Bearing in mind that Redis doesn’t care about the format of this key, we could have just as easily used “products/1” or “product_1”. Depending on the size of your value, it might also be worth maintaining a global enum of prefixes.
In the above example, we used a hash map to represent the product record. However, depending on how your data is being queried, there might be better ways of serializing it. If you are always going to query all fields, it might make more sense to use "Thrift" or "Protocol Buffers" to further reduce the size of the values. However, this should be carefully weighed against the complexity introduced by such serialization schemes.
Using sorted sets to model secondary indices
Redis supports a variety of data structures, including sorted sets. Sorted sets are commonly used to model numerical secondary indices.
Sorted sets have two properties that make them particularly interesting as models for secondary indices:
- Members are guaranteed to be unique (as for the C++
- Each member has a “score”, whereby members can be queried based on their respective scores. Sorted sets also support range queries that enable users to efficiently query members that fall within a certain window.
Suppose you want to facilitate the efficient querying of products based on their price. Many e-commerce websites enable customers to filter products based on their individual prices. To unlock such functionality, you would have to create some form of index. Using a sorted set is a natural choice here, as the price of each product can be used as the score. For the members, you could use the product ID itself or the key under which the product is stored:
127.0.0.1:6379> HMSET product:2 name "Cola Bottles" desc "Mini cola-bottle-shaped sweets" color "brown" price 800 OK 127.0.0.1:6379> HMSET product:3 name "Watermelon Sweets" desc "Tasty plant-based sweets." color "red" price 100 OK 127.0.0.1:6379> HMSET product:4 name "Sweet Sausage Candy" desc "Almost vegan candy." color "red" price 700 OK 127.0.0.1:6379> ZADD product_index:price 600 1 (integer) 1 127.0.0.1:6379> ZADD product_index:price 800 2 (integer) 1 127.0.0.1:6379> ZADD product_index:price 100 3 (integer) 1 127.0.0.1:6379> ZADD product_index:price 700 4 (integer) 1
The returned value of “1” indicates that one member has been added to the set “product_index:price”.
ZADD accepts multiple members, so the above is equivalent to passing multiple members and scores simultaneously:
127.0.0.1:6379> ZADD product_index:price 600 1 800 2 100 3 700 4 (integer) 4
The returned value “4” indicates that four members have been added.
Note that we used “product_index:price” as the key name, but we could equally have used something more descriptive, such as “products_indexed_by_price”. At the end of the day, Redis doesn’t care. What matters is that the name of the index does not conflict with any pre-existing keys. Furthermore, it’s advisable to stick to a consistent naming scheme, such as including the field being indexed in the key name. In this case, we used “price”, which is similar to the relational index created above.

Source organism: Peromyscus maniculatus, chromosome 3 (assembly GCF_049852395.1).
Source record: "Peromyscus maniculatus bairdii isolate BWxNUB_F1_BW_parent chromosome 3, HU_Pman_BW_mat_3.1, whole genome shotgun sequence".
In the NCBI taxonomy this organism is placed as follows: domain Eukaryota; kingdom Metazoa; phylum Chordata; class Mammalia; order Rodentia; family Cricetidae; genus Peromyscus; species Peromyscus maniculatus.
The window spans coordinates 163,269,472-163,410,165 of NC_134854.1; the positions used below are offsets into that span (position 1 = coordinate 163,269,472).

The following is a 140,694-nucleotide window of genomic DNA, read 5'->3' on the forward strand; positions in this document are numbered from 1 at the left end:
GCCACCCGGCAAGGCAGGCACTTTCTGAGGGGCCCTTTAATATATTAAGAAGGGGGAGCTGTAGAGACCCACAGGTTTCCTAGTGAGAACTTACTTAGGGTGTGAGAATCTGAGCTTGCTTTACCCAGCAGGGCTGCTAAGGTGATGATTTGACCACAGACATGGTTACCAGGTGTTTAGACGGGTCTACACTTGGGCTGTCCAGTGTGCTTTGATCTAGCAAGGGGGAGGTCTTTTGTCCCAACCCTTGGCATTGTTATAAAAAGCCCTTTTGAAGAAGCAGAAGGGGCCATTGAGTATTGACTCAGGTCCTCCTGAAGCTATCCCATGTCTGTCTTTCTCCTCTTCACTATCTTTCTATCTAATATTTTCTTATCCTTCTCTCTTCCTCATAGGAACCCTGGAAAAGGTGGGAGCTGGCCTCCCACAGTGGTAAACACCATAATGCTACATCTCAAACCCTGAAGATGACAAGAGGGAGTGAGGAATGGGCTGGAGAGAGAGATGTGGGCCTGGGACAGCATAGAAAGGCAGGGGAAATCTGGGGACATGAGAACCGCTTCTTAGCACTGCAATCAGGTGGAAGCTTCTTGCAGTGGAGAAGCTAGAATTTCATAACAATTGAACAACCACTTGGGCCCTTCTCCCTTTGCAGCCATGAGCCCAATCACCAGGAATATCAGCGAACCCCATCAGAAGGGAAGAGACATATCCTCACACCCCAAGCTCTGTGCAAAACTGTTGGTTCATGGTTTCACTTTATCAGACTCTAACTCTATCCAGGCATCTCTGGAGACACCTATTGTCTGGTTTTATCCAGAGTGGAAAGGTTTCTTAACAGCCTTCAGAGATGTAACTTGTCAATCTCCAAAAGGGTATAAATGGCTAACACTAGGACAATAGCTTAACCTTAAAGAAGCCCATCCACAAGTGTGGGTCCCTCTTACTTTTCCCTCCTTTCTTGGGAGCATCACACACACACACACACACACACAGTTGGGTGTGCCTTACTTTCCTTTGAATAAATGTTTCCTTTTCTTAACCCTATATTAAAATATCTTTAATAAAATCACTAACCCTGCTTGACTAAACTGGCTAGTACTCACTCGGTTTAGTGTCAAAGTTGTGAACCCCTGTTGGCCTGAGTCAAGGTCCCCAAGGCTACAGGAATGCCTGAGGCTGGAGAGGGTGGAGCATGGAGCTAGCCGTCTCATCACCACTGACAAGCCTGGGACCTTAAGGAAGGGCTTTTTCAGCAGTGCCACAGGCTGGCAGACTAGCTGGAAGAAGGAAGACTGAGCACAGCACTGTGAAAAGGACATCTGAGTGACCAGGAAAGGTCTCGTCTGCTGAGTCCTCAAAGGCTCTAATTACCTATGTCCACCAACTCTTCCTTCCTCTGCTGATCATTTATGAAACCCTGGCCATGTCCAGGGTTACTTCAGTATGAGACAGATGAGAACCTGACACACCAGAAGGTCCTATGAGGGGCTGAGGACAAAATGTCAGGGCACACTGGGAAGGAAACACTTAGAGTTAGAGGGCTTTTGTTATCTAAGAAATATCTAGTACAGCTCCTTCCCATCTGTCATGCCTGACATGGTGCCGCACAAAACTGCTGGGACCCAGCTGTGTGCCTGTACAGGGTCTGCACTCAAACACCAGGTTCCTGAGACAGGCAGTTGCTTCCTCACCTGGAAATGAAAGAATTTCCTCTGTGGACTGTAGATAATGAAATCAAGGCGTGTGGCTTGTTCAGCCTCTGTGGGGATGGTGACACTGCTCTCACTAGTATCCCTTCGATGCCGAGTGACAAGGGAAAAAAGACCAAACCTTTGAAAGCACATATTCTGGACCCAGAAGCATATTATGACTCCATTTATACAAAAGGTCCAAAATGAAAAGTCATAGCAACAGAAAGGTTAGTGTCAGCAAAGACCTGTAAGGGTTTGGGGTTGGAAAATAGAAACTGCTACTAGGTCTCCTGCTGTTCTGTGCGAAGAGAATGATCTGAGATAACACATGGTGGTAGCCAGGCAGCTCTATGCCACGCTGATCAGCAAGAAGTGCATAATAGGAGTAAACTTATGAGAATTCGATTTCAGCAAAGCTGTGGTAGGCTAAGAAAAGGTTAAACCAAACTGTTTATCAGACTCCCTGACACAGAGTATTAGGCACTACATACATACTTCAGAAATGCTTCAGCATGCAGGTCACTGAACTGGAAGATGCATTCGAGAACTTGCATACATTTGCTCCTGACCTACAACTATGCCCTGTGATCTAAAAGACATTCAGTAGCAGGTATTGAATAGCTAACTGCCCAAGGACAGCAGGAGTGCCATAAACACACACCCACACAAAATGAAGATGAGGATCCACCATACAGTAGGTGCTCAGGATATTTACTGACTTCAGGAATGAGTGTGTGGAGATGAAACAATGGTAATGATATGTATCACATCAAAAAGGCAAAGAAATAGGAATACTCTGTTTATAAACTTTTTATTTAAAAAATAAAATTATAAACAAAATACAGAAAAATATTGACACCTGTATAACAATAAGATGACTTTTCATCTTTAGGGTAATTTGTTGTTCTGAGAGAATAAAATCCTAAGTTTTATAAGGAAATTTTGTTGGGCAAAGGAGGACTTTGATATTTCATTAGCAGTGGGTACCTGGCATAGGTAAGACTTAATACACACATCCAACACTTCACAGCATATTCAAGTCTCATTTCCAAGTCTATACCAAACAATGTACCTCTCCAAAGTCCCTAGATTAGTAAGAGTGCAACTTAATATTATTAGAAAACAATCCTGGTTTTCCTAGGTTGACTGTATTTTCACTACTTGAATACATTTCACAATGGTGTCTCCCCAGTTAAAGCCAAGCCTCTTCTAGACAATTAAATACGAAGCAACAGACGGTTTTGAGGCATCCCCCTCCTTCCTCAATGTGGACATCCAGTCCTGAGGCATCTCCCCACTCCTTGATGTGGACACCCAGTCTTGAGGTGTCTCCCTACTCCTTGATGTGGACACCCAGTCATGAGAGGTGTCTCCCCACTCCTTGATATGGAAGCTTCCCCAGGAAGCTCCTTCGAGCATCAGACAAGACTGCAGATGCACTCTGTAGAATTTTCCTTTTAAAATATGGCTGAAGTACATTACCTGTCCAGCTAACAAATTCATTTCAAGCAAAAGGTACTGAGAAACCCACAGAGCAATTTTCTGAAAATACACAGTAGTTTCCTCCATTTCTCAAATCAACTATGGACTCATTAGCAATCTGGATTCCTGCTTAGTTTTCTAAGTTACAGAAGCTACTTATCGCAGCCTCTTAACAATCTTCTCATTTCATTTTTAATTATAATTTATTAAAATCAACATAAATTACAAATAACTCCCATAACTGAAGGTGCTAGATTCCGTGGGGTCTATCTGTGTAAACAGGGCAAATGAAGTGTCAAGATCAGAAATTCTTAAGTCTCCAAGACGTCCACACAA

To query the data, we can leverage the
ZRANGEBYSCORE enables users to query sorted sets in an efficient manner (O(log(N)), with N being the number of members stored in the sorted set.
If you wanted to query products in a specific price range, you would first issue a corresponding
ZRANGEBYSCORE call to find matching product IDs, then use those IDs to fetch the products themselves:
127.0.0.1:6379> ZRANGEBYSCORE product_index:price 400 700 1) "1" 2) "4"
This query retrieves members with a score in the range 400 to 700, inclusive. Here, the score represents the price of a product, but this could equally well be a UNIX timestamp, sensor value, or counter in other use cases.
The returned values, "1" and "4", are the IDs of the products that meet the criterion of being priced between 400 and 700. In contrast to the relational database example above, you would now issue another query to retrieve the actual product descriptions:
127.0.0.1:6379> HGETALL product:1 1) "name" 2) "Giant Snakes" 3) "description" 4) "Delicious fruit flavor sweets with a soft foamy base!" 5) "color" 6) "yellow" 7) "price" 8) "600" 127.0.0.1:6379> HGETALL product:4 1) "name" 2) "Sweet Sausage Candy" 3) "description" 4) "Not quite vegan, but pretty tasty." 5) "color" 6) "red" 7) "price" 8) "700"
Depending on your dataset, you might also want to define an upper limit of the number of members being retrieved. This can be achieved by supplying a third argument to
One potential pitfall to look out for here is to not expect all products whose ID has been returned to still exist. As a separate
DEL command might have been issued earlier, the key being indexed might have been deleted by the time the
HGETALL is issued. This is called a "race condition" and it is very tricky to debug. Unfortunately, it is an aspect of most (if not all) non-trivial systems.
We will look in a moment at how to avoid race conditions.
Using sets for indexing categorical data
Real-world applications commonly need to deal with enumerated types, such as colors or categories. In the above example, we might want to enable our customers to find products that match a particular color. A common way of implementing such functionality is to create (unsorted) sets for each category. These sets could then serve as secondary indices.